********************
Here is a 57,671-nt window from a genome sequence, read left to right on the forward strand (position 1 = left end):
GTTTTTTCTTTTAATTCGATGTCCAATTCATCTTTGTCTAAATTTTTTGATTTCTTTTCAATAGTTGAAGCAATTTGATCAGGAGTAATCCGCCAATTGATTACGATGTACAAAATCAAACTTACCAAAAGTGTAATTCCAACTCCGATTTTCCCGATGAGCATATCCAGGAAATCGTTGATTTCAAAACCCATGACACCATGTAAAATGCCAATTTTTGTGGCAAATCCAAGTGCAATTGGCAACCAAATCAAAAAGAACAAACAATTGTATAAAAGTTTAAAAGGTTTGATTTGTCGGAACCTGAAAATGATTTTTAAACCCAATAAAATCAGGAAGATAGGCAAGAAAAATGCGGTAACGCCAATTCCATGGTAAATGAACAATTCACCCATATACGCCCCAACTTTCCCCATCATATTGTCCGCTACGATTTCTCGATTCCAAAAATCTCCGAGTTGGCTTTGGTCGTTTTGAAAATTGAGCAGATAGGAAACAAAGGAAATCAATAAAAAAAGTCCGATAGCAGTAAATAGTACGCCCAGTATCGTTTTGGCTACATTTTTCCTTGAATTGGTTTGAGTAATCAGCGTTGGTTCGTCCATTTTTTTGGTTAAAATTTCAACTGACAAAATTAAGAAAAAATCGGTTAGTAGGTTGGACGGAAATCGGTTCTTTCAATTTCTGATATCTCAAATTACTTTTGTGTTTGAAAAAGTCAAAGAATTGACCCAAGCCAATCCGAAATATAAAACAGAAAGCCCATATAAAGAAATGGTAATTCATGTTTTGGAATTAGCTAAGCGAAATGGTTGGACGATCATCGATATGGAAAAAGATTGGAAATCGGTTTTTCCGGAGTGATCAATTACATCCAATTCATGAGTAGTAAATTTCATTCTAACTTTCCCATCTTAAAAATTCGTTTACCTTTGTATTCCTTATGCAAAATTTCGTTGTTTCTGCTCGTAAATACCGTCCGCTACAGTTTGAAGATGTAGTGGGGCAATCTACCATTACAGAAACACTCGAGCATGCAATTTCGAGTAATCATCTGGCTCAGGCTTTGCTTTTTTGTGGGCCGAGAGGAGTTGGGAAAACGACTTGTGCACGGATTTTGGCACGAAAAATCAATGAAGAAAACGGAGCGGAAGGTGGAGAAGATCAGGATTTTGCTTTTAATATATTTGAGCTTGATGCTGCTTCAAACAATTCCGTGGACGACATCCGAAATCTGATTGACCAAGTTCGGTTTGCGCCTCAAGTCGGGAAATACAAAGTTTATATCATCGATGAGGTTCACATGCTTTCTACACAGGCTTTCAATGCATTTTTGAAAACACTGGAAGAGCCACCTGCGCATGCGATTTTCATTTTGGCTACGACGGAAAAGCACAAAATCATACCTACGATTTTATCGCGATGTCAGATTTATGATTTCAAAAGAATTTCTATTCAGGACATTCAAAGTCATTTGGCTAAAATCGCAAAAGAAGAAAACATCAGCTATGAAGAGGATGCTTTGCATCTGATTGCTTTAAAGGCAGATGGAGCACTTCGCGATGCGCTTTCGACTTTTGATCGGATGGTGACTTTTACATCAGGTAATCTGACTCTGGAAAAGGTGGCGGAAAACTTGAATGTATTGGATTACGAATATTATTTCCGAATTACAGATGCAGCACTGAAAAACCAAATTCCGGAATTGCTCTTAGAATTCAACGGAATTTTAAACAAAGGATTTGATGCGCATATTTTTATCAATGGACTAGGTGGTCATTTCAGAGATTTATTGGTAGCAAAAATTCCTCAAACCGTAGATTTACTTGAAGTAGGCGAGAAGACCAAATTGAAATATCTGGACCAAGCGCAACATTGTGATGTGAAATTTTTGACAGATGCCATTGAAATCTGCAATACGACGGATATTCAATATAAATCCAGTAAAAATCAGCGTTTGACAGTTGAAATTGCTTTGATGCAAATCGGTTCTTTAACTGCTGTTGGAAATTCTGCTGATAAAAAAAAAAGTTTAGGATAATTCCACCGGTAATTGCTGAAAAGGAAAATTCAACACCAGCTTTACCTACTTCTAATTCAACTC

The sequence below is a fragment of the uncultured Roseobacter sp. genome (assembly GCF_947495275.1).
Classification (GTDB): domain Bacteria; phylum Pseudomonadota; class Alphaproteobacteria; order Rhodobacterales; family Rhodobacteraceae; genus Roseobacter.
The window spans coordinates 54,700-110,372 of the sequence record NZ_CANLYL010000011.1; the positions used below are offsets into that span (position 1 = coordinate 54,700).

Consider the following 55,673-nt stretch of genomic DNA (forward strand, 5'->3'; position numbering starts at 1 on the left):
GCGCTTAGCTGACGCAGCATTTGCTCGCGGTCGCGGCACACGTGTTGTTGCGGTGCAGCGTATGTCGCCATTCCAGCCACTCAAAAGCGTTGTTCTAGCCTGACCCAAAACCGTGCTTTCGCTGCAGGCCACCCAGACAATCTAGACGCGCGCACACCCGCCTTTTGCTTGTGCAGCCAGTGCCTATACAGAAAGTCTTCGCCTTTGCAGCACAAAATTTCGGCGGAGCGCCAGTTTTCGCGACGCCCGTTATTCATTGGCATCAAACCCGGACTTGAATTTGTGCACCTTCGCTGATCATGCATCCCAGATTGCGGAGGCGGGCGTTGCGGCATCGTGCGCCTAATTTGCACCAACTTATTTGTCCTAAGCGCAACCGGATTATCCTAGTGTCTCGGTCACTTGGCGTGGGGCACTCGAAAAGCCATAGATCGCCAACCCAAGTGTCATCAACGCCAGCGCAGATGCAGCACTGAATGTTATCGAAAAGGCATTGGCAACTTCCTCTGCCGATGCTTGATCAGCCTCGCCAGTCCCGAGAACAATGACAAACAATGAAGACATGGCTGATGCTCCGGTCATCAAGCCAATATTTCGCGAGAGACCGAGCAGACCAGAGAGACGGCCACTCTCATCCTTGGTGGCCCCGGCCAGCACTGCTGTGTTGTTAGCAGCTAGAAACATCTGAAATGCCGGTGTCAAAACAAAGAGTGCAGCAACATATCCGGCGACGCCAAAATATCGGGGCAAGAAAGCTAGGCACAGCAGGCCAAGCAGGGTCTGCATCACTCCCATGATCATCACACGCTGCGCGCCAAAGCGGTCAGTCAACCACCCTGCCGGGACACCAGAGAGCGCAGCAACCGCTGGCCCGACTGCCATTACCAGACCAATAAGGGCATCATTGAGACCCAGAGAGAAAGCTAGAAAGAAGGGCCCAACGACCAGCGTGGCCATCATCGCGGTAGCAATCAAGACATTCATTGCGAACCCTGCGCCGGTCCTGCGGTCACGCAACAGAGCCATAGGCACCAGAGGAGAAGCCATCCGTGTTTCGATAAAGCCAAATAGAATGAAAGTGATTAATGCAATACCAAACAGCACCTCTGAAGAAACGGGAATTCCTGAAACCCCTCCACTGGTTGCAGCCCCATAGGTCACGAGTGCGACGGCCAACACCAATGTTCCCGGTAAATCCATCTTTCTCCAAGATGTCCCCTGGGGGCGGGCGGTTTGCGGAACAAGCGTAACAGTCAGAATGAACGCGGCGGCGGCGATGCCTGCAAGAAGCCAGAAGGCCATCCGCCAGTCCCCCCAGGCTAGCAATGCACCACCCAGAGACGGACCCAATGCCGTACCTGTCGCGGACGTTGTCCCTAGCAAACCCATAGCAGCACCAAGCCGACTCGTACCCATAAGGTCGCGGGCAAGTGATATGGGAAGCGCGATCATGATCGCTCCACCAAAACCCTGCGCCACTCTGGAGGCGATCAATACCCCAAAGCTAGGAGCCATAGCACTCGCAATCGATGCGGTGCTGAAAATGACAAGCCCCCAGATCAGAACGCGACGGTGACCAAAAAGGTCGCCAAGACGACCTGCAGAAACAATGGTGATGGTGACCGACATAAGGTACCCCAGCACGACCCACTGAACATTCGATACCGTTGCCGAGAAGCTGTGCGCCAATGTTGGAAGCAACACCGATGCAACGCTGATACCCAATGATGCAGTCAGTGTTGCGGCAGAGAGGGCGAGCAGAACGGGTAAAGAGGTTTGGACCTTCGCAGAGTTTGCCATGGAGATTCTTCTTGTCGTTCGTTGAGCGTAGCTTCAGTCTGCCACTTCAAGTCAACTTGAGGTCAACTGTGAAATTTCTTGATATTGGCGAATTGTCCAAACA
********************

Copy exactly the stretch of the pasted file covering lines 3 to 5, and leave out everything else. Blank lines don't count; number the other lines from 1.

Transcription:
The sequence below is a fragment of the uncultured Roseobacter sp. genome (assembly GCF_947495275.1).
Classification (GTDB): domain Bacteria; phylum Pseudomonadota; class Alphaproteobacteria; order Rhodobacterales; family Rhodobacteraceae; genus Roseobacter.
The window spans coordinates 54,700-110,372 of the sequence record NZ_CANLYL010000011.1; the positions used below are offsets into that span (position 1 = coordinate 54,700).